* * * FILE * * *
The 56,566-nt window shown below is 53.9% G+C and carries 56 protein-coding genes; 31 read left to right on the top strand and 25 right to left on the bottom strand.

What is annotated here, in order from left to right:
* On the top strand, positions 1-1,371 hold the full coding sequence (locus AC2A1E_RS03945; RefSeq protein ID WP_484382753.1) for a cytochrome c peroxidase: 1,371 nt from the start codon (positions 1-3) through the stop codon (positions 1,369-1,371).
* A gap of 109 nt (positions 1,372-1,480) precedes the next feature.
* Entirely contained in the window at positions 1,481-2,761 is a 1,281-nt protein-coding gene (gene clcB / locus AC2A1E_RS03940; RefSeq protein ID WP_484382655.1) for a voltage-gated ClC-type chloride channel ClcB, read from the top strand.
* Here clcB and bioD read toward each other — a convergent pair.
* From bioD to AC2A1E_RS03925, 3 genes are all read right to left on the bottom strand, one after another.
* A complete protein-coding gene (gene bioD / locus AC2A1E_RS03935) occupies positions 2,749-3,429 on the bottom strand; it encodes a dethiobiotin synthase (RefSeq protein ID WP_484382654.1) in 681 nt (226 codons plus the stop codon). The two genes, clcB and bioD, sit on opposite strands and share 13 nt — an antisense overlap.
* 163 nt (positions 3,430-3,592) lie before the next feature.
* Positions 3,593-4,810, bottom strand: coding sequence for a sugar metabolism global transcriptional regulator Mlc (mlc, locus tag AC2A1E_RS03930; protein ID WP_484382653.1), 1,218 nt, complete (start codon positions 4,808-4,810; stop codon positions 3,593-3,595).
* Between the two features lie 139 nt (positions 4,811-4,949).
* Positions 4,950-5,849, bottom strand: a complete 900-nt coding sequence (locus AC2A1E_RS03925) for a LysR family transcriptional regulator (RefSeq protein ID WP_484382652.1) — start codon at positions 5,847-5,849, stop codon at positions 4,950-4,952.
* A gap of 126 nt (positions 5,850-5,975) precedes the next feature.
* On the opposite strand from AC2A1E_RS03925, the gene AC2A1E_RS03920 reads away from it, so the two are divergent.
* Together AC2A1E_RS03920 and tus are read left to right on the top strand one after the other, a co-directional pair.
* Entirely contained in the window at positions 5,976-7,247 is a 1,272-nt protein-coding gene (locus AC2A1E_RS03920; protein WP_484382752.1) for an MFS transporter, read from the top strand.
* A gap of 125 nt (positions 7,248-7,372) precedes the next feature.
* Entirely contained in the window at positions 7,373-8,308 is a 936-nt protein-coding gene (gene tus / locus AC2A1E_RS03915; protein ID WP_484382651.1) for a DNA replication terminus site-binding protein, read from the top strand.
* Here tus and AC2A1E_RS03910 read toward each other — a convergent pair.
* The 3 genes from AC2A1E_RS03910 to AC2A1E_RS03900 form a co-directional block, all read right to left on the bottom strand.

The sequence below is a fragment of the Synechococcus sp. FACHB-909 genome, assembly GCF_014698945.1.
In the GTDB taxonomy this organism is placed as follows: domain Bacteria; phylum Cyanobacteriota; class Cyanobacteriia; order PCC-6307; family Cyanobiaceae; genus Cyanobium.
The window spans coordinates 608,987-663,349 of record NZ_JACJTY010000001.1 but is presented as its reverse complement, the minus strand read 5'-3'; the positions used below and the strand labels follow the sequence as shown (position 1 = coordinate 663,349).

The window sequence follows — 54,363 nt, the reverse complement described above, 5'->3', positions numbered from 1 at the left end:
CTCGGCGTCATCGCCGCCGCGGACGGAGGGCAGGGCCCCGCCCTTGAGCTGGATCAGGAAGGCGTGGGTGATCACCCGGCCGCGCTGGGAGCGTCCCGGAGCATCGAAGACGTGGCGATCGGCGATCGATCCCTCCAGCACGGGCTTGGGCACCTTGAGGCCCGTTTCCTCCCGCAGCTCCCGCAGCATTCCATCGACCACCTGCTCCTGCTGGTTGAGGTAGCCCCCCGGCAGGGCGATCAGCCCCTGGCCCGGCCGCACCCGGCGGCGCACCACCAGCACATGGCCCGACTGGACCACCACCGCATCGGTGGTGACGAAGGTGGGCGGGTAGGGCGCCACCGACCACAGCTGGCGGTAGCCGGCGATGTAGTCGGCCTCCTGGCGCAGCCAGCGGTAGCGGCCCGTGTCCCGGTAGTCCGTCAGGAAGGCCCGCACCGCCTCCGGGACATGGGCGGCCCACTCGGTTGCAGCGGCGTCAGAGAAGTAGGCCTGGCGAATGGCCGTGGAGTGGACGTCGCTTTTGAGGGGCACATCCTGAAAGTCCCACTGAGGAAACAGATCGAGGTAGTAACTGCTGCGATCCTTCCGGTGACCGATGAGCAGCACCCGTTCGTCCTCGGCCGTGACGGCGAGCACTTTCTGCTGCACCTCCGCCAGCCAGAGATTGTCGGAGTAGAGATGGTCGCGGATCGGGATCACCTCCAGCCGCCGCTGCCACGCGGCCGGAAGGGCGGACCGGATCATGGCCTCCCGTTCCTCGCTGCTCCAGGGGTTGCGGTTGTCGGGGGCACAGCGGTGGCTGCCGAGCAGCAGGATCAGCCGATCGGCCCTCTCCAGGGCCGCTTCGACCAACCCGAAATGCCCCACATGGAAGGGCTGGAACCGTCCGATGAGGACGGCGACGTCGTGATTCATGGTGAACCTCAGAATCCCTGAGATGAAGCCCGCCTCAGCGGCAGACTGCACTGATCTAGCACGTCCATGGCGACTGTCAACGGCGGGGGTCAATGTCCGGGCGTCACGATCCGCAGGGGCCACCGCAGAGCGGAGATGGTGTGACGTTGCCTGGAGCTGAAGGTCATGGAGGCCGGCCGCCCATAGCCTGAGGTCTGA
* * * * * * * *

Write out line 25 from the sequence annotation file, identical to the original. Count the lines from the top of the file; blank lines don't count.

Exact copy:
CTCGGCGTCATCGCCGCCGCGGACGGAGGGCAGGGCCCCGCCCTTGAGCTGGATCAGGAAGGCGTGGGTGATCACCCGGCCGCGCTGGGAGCGTCCCGGAGCATCGAAGACGTGGCGATCGGCGATCGATCCCTCCAGCACGGGCTTGGGCACCTTGAGGCCCGTTTCCTCCCGCAGCTCCCGCAGCATTCCATCGACCACCTGCTCCTGCTGGTTGAGGTAGCCCCCCGGCAGGGCGATCAGCCCCTGGCCCGGCCGCACCCGGCGGCGCACCACCAGCACATGGCCCGACTGGACCACCACCGCATCGGTGGTGACGAAGGTGGGCGGGTAGGGCGCCACCGACCACAGCTGGCGGTAGCCGGCGATGTAGTCGGCCTCCTGGCGCAGCCAGCGGTAGCGGCCCGTGTCCCGGTAGTCCGTCAGGAAGGCCCGCACCGCCTCCGGGACATGGGCGGCCCACTCGGTTGCAGCGGCGTCAGAGAAGTAGGCCTGGCGAATGGCCGTGGAGTGGACGTCGCTTTTGAGGGGCACATCCTGAAAGTCCCACTGAGGAAACAGATCGAGGTAGTAACTGCTGCGATCCTTCCGGTGACCGATGAGCAGCACCCGTTCGTCCTCGGCCGTGACGGCGAGCACTTTCTGCTGCACCTCCGCCAGCCAGAGATTGTCGGAGTAGAGATGGTCGCGGATCGGGATCACCTCCAGCCGCCGCTGCCACGCGGCCGGAAGGGCGGACCGGATCATGGCCTCCCGTTCCTCGCTGCTCCAGGGGTTGCGGTTGTCGGGGGCACAGCGGTGGCTGCCGAGCAGCAGGATCAGCCGATCGGCCCTCTCCAGGGCCGCTTCGACCAACCCGAAATGCCCCACATGGAAGGGCTGGAACCGTCCGATGAGGACGGCGACGTCGTGATTCATGGTGAACCTCAGAATCCCTGAGATGAAGCCCGCCTCAGCGGCAGACTGCACTGATCTAGCACGTCCATGGCGACTGTCAACGGCGGGGGTCAATGTCCGGGCGTCACGATCCGCAGGGGCCACCGCAGAGCGGAGATGGTGTGACGTTGCCTGGAGCTGAAGGTCATGGAGGCCGGCCGCCCATAGCCTGAGGTCTGA